Water Science & Technology Vol 46 No 1-2 pp 511518 © IWA Publishing 2002
Fighting foam with phages?
J.A. Thomas*, J.A. Soddell** and D.I. Kurtböke***
*Biotechnology Research Centre, La Trobe University, Bendigo, Victoria, 3550, Australia
**Biotechnology Research Centre, La Trobe University, Bendigo, Victoria, 3550, Australia
***Faculty of Science, University of the Sunshine Coast, Maroochydoore DC, Queensland, 4558, Australia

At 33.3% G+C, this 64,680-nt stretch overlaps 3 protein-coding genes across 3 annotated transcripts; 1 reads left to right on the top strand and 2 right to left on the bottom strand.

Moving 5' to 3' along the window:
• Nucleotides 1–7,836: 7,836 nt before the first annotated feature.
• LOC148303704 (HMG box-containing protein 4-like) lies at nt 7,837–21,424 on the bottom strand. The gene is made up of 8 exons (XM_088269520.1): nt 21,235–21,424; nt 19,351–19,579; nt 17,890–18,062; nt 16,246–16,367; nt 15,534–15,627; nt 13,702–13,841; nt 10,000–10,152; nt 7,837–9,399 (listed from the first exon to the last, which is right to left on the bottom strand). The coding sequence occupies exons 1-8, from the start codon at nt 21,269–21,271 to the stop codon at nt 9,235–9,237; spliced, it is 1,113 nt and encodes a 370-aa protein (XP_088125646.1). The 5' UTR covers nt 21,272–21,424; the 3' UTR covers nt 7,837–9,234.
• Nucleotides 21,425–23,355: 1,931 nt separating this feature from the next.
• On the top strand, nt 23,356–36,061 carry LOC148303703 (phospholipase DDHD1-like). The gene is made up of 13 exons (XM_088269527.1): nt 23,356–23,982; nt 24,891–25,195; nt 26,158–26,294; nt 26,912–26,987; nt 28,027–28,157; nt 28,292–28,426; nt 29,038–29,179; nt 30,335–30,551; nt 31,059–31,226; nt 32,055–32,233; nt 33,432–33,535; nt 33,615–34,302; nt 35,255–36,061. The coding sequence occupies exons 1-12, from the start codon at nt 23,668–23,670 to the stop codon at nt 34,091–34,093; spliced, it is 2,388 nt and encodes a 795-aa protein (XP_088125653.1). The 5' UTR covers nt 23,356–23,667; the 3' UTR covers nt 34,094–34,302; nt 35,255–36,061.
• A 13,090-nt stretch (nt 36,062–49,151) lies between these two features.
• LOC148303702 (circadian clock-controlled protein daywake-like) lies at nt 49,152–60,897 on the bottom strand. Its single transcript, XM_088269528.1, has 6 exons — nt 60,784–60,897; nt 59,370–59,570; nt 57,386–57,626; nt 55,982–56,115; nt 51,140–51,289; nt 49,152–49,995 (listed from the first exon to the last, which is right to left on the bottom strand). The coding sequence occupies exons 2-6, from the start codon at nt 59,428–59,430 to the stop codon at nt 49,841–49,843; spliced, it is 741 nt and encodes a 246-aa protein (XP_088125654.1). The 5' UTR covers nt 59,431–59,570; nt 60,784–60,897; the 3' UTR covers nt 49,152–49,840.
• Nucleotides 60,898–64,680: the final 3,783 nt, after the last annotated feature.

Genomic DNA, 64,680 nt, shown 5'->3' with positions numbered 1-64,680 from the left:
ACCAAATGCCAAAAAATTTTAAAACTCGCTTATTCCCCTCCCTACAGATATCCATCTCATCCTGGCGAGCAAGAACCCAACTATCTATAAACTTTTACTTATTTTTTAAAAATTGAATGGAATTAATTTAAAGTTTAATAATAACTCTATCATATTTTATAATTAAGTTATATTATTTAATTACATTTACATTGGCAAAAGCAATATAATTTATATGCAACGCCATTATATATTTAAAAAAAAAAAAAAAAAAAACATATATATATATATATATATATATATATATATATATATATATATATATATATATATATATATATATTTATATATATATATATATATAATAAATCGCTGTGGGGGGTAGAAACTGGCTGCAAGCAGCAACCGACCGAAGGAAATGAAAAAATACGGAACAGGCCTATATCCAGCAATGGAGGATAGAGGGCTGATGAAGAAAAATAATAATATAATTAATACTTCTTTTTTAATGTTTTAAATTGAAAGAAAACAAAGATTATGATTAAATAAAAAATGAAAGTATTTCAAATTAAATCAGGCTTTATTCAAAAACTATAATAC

Seventeen (17) phages infective for the mycolata were isolated from six samples of activated sludge using 21 prospective hosts from the genera Dietzia, Gordonia, Nocardia, Rhodococcus, Tsukamurella and Mycobacterium. Their morphology indicated that they were all members of the viral family Siphoviridae, but they varied in the size of the icosahedral head and length of non-contractile tail, suggesting they were different. This was confirmed by host-range studies with 47 strains of mycolata, which showed that each phage had a unique host-range, and this was polyvalent in the majority (15/17) of cases, with 12 phages infective for hosts representing two or three of the genera Gordonia, Nocardia and Rhodococcus. The potential for use of these phages in the control of foaming and other applications is discussed.
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